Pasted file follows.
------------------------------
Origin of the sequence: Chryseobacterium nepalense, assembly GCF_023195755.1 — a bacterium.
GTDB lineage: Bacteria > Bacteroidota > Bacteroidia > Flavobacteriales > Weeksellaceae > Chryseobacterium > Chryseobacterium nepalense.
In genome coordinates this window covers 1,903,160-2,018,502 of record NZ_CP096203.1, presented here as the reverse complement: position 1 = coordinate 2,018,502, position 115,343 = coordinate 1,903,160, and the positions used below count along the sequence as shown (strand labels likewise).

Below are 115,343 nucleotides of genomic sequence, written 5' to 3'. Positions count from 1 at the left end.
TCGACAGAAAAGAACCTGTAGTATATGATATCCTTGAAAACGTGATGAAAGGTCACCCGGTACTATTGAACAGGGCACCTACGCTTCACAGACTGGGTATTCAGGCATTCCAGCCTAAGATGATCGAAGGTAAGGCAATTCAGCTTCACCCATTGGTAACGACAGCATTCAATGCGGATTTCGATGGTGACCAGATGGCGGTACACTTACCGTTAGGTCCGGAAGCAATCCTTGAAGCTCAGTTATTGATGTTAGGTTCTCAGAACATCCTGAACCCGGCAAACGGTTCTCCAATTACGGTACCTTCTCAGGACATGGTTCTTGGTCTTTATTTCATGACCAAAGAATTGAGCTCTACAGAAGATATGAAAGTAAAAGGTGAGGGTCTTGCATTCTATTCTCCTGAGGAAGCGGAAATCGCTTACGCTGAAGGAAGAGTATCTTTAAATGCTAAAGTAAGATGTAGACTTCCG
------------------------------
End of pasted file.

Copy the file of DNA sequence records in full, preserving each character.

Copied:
Origin of the sequence: Chryseobacterium nepalense, assembly GCF_023195755.1 — a bacterium.
GTDB lineage: Bacteria > Bacteroidota > Bacteroidia > Flavobacteriales > Weeksellaceae > Chryseobacterium > Chryseobacterium nepalense.
In genome coordinates this window covers 1,903,160-2,018,502 of record NZ_CP096203.1, presented here as the reverse complement: position 1 = coordinate 2,018,502, position 115,343 = coordinate 1,903,160, and the positions used below count along the sequence as shown (strand labels likewise).

Below are 115,343 nucleotides of genomic sequence, written 5' to 3'. Positions count from 1 at the left end.
TCGACAGAAAAGAACCTGTAGTATATGATATCCTTGAAAACGTGATGAAAGGTCACCCGGTACTATTGAACAGGGCACCTACGCTTCACAGACTGGGTATTCAGGCATTCCAGCCTAAGATGATCGAAGGTAAGGCAATTCAGCTTCACCCATTGGTAACGACAGCATTCAATGCGGATTTCGATGGTGACCAGATGGCGGTACACTTACCGTTAGGTCCGGAAGCAATCCTTGAAGCTCAGTTATTGATGTTAGGTTCTCAGAACATCCTGAACCCGGCAAACGGTTCTCCAATTACGGTACCTTCTCAGGACATGGTTCTTGGTCTTTATTTCATGACCAAAGAATTGAGCTCTACAGAAGATATGAAAGTAAAAGGTGAGGGTCTTGCATTCTATTCTCCTGAGGAAGCGGAAATCGCTTACGCTGAAGGAAGAGTATCTTTAAATGCTAAAGTAAGATGTAGACTTCCG